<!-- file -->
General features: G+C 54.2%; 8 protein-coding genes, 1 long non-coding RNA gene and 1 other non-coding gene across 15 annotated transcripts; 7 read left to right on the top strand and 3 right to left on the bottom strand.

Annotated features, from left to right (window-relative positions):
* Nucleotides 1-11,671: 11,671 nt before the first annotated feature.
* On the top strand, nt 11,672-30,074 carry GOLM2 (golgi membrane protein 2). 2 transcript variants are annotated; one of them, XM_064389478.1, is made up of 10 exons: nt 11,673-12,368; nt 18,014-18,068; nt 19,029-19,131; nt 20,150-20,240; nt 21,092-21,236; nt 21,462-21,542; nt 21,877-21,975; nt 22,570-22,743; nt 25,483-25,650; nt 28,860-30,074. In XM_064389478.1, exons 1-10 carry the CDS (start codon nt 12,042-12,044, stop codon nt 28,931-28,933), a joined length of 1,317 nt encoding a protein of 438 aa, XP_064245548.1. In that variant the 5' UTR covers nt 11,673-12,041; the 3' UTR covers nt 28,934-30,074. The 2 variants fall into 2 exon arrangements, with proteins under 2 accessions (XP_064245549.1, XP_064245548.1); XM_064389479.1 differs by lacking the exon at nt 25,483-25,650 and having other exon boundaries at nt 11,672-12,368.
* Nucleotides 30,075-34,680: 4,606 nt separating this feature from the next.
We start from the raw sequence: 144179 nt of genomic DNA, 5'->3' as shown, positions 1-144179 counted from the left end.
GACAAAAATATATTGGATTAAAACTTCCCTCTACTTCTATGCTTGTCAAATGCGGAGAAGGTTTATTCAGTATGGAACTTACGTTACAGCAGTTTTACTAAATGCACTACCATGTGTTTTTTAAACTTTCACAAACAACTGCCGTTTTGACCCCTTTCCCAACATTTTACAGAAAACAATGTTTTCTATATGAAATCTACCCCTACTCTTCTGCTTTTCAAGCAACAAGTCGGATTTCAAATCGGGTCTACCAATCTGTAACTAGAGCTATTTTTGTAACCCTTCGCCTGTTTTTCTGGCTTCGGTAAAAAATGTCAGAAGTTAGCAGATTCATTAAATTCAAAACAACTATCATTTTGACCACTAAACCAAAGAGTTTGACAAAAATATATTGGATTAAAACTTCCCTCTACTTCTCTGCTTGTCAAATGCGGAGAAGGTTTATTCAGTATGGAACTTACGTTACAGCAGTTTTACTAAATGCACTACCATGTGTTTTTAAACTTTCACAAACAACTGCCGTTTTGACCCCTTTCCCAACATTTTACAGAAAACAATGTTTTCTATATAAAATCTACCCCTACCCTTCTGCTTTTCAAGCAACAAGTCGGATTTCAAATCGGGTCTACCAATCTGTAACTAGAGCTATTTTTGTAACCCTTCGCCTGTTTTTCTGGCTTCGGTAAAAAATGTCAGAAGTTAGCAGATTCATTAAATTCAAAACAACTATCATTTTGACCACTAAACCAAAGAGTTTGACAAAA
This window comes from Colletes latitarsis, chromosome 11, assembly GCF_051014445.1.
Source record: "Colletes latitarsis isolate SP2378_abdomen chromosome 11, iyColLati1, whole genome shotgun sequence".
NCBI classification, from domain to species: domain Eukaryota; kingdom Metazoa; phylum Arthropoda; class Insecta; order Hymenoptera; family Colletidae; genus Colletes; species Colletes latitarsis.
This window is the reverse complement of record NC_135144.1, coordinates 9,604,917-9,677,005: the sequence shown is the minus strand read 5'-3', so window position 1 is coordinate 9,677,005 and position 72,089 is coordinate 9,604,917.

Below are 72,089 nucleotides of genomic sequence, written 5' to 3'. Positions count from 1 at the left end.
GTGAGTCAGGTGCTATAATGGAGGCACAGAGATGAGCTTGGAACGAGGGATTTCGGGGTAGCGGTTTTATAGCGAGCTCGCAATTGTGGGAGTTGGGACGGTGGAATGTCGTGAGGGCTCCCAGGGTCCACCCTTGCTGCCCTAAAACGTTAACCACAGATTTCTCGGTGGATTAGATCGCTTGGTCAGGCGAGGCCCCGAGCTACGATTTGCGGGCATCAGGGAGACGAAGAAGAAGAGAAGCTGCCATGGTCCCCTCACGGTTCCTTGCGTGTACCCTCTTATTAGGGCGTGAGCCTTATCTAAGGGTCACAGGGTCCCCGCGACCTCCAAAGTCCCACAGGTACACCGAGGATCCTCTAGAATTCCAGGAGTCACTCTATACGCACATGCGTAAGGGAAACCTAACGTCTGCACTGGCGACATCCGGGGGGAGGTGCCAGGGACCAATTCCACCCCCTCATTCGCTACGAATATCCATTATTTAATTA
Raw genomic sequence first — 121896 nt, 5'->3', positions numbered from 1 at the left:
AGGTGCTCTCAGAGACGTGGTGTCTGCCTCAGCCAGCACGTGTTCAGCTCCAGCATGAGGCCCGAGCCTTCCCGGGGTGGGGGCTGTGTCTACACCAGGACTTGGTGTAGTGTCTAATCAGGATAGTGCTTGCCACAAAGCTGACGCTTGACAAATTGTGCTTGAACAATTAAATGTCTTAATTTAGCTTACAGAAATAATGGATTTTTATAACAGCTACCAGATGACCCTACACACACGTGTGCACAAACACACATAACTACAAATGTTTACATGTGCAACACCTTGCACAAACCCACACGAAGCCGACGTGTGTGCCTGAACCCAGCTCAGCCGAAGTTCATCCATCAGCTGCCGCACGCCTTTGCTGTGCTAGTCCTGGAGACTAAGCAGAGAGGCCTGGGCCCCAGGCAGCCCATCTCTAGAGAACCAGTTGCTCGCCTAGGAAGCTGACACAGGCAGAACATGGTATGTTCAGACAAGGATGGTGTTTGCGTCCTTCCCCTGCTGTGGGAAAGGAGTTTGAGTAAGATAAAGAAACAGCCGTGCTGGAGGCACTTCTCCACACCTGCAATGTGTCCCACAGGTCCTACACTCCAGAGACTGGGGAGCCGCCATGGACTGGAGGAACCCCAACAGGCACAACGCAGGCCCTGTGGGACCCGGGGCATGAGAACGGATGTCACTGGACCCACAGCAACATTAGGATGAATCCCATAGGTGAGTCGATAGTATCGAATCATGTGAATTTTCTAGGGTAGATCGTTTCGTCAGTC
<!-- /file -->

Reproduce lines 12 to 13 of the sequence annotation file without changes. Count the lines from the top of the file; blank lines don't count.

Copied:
Below are 72,089 nucleotides of genomic sequence, written 5' to 3'. Positions count from 1 at the left end.
GTGAGTCAGGTGCTATAATGGAGGCACAGAGATGAGCTTGGAACGAGGGATTTCGGGGTAGCGGTTTTATAGCGAGCTCGCAATTGTGGGAGTTGGGACGGTGGAATGTCGTGAGGGCTCCCAGGGTCCACCCTTGCTGCCCTAAAACGTTAACCACAGATTTCTCGGTGGATTAGATCGCTTGGTCAGGCGAGGCCCCGAGCTACGATTTGCGGGCATCAGGGAGACGAAGAAGAAGAGAAGCTGCCATGGTCCCCTCACGGTTCCTTGCGTGTACCCTCTTATTAGGGCGTGAGCCTTATCTAAGGGTCACAGGGTCCCCGCGACCTCCAAAGTCCCACAGGTACACCGAGGATCCTCTAGAATTCCAGGAGTCACTCTATACGCACATGCGTAAGGGAAACCTAACGTCTGCACTGGCGACATCCGGGGGGAGGTGCCAGGGACCAATTCCACCCCCTCATTCGCTACGAATATCCATTATTTAATTA